II. Based upon this theme, what are three important questions that you want to investigate to understand this theme in relation to the essential question?

III. Relevant topics for searching/finding information about your questions:

Using the list of Core Topics, identify four which you believe will be helpful in locating information in the Library's digital collections and in other resources. Describe the types of sources you expect or hope to find using those topics.

Topic #1:________________________

Topic #2:________________________

Topic #3:________________________

Topic #4:________________________

Week 3 - Requirements

Group Responsibility

  1. Develop a work plan for equitable sharing of group responsibilities and tasks.
  2. Create a presentation to share results of your research with the entire class.
  3. Identify essential findings about your research, and present them in a format of your choice during the presentation.
  4. Complete a final work product that represents the findings of your research. This is separate from the presentation, but can be used in the presentation. This work product must demonstrate that the group has used the sources in its annotated bibliography, with the proper citation format. (See Citing Primary Sources for suggestions.) The segments of the work product completed by individuals within the group should be identified by the author’s name in the table of contents.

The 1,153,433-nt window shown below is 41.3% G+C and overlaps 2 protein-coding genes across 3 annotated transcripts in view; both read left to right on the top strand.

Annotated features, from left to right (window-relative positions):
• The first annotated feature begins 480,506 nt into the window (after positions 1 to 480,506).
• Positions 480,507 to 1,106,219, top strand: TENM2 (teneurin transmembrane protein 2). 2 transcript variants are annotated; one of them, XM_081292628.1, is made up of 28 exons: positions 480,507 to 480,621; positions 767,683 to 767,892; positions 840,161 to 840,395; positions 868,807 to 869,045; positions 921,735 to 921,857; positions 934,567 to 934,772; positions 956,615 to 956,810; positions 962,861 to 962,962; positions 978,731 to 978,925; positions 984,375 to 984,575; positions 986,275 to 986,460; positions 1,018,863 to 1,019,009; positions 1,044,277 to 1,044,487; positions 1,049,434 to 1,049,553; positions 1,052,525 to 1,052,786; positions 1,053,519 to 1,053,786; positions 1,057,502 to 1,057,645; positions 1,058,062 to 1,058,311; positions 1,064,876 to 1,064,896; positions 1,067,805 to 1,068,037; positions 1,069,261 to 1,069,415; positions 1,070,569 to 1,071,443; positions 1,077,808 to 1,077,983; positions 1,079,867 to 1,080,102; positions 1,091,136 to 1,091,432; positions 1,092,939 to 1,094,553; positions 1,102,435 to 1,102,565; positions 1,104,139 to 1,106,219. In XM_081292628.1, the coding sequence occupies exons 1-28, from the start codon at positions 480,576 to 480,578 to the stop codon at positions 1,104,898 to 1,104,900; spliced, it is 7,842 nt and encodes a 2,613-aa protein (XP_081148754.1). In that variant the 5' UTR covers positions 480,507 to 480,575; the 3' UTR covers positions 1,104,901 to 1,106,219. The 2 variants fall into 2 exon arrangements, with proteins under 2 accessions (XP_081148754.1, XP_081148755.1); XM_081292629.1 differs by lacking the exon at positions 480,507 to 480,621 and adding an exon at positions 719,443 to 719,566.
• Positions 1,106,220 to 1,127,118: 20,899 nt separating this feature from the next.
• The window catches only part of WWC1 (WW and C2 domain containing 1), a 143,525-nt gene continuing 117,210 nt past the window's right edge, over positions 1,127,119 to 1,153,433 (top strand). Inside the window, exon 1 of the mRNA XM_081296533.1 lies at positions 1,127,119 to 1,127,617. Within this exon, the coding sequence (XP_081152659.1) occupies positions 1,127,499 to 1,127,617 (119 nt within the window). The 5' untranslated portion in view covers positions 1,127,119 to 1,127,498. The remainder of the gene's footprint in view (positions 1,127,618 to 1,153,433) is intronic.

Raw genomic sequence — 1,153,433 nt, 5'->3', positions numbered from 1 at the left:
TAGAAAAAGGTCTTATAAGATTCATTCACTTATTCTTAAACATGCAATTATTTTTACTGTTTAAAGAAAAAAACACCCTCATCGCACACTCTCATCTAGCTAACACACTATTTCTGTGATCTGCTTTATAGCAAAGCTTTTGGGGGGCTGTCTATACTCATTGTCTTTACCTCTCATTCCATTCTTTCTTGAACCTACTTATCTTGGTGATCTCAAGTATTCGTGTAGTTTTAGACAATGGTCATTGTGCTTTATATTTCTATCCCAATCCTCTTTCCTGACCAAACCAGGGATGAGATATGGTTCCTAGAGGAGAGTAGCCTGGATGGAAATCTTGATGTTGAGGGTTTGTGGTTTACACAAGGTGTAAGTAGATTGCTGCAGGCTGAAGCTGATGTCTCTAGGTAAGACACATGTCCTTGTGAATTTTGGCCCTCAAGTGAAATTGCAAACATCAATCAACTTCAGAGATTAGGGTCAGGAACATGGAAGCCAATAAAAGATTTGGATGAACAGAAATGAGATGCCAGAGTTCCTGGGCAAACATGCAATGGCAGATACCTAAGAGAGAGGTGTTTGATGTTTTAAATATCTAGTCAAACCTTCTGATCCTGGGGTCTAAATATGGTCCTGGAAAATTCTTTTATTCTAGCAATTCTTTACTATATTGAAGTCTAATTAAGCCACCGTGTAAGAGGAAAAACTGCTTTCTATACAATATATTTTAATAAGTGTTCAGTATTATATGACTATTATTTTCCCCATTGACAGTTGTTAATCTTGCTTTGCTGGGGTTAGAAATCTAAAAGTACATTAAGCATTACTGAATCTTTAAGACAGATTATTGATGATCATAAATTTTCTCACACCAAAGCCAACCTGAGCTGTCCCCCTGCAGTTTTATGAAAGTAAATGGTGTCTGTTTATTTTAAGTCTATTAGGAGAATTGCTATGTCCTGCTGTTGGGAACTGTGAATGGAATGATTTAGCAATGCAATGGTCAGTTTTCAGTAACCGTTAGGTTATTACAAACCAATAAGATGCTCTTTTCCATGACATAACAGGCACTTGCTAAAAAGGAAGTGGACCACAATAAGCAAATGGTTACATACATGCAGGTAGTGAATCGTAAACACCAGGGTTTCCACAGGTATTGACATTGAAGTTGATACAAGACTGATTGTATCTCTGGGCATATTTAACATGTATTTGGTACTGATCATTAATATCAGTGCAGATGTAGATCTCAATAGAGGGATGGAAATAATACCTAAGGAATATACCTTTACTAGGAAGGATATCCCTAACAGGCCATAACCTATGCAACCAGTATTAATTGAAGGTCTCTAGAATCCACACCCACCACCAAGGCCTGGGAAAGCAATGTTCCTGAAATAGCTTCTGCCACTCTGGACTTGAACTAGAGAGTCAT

Individual Responsibility

  1. Complete an annotated bibliography with a minimum of 25 sources: 10 secondary sources; 15 primary sources (10 from the Library's digital collections).
  2. Complete your section of the final work product. Include documention for your sources in the final product.
  3. Complete Peer Review Forms for a minimum of 2 other work products in first draft form.
  4. Do a peer critique of each presentation as it occurs.
  5. Complete Making Sense of What We've Studied to develop understanding of change over time for each theme, based upon group presentations.

Mode of Expression Product Ideas

Discuss criteria for each possible mode of expression with the entire class or with small groups of students involved in each expression.

  • Multimedia presentation
  • Mass circulation magazine or newspaper
  • Family scrapbook
  • Series of letters or correspondence
  • Illustrated children's book
  • Historic mural/museum exhibition

Week 4 - From Concept to Completion

You've done quite a bit of work so far, and we still have a distance to travel to create your project. Now it's time to move towards your goal by developing ideas from your Questions for Investigation, Themes, and Topics into a manageable, achievable final product.

From Concept to Completion (PDF 28KB)

Week 5 - Preliminary Bibliography

Locate 10 secondary sources related to the theme, questions and topics you are investigating. Remember that a secondary source is not an eyewitness account of an event, person's life, or pattern of change. These sources must be different from others used by your research group.